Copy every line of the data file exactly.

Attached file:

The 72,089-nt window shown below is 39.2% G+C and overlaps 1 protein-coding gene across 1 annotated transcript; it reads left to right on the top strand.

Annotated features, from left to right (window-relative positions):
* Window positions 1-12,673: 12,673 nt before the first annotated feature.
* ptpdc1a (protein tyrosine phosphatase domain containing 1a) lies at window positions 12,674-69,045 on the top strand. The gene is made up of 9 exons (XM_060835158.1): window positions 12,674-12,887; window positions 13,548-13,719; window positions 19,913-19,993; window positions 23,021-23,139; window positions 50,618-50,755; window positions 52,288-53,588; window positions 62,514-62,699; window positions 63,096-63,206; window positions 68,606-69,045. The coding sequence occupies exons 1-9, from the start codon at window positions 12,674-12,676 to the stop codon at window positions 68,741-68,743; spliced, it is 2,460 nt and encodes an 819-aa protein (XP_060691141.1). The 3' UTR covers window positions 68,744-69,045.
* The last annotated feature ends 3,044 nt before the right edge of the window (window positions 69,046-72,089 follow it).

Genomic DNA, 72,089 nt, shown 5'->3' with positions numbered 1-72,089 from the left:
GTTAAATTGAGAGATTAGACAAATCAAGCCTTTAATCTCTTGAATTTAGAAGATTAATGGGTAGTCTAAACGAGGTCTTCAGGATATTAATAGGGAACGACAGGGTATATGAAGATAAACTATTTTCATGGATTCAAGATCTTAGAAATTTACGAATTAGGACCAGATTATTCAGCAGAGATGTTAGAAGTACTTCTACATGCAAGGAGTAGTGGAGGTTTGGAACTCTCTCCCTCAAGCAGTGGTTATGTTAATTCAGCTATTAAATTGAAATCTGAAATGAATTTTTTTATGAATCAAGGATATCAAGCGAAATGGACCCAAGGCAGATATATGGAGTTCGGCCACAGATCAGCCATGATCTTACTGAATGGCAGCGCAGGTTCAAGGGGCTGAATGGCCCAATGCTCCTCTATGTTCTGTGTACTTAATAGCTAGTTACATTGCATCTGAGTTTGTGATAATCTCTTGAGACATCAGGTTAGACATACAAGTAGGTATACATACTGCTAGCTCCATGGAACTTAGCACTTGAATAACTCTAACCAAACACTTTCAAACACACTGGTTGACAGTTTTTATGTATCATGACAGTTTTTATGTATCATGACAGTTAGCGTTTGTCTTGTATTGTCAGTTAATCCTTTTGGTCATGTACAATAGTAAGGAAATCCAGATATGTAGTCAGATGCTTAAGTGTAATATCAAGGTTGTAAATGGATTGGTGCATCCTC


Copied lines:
The 72,089-nt window shown below is 39.2% G+C and overlaps 1 protein-coding gene across 1 annotated transcript; it reads left to right on the top strand.

Annotated features, from left to right (window-relative positions):
* Window positions 1-12,673: 12,673 nt before the first annotated feature.
* ptpdc1a (protein tyrosine phosphatase domain containing 1a) lies at window positions 12,674-69,045 on the top strand. The gene is made up of 9 exons (XM_060835158.1): window positions 12,674-12,887; window positions 13,548-13,719; window positions 19,913-19,993; window positions 23,021-23,139; window positions 50,618-50,755; window positions 52,288-53,588; window positions 62,514-62,699; window positions 63,096-63,206; window positions 68,606-69,045. The coding sequence occupies exons 1-9, from the start codon at window positions 12,674-12,676 to the stop codon at window positions 68,741-68,743; spliced, it is 2,460 nt and encodes an 819-aa protein (XP_060691141.1). The 3' UTR covers window positions 68,744-69,045.
* The last annotated feature ends 3,044 nt before the right edge of the window (window positions 69,046-72,089 follow it).

Genomic DNA, 72,089 nt, shown 5'->3' with positions numbered 1-72,089 from the left:
GTTAAATTGAGAGATTAGACAAATCAAGCCTTTAATCTCTTGAATTTAGAAGATTAATGGGTAGTCTAAACGAGGTCTTCAGGATATTAATAGGGAACGACAGGGTATATGAAGATAAACTATTTTCATGGATTCAAGATCTTAGAAATTTACGAATTAGGACCAGATTATTCAGCAGAGATGTTAGAAGTACTTCTACATGCAAGGAGTAGTGGAGGTTTGGAACTCTCTCCCTCAAGCAGTGGTTATGTTAATTCAGCTATTAAATTGAAATCTGAAATGAATTTTTTTATGAATCAAGGATATCAAGCGAAATGGACCCAAGGCAGATATATGGAGTTCGGCCACAGATCAGCCATGATCTTACTGAATGGCAGCGCAGGTTCAAGGGGCTGAATGGCCCAATGCTCCTCTATGTTCTGTGTACTTAATAGCTAGTTACATTGCATCTGAGTTTGTGATAATCTCTTGAGACATCAGGTTAGACATACAAGTAGGTATACATACTGCTAGCTCCATGGAACTTAGCACTTGAATAACTCTAACCAAACACTTTCAAACACACTGGTTGACAGTTTTTATGTATCATGACAGTTTTTATGTATCATGACAGTTAGCGTTTGTCTTGTATTGTCAGTTAATCCTTTTGGTCATGTACAATAGTAAGGAAATCCAGATATGTAGTCAGATGCTTAAGTGTAATATCAAGGTTGTAAATGGATTGGTGCATCCTC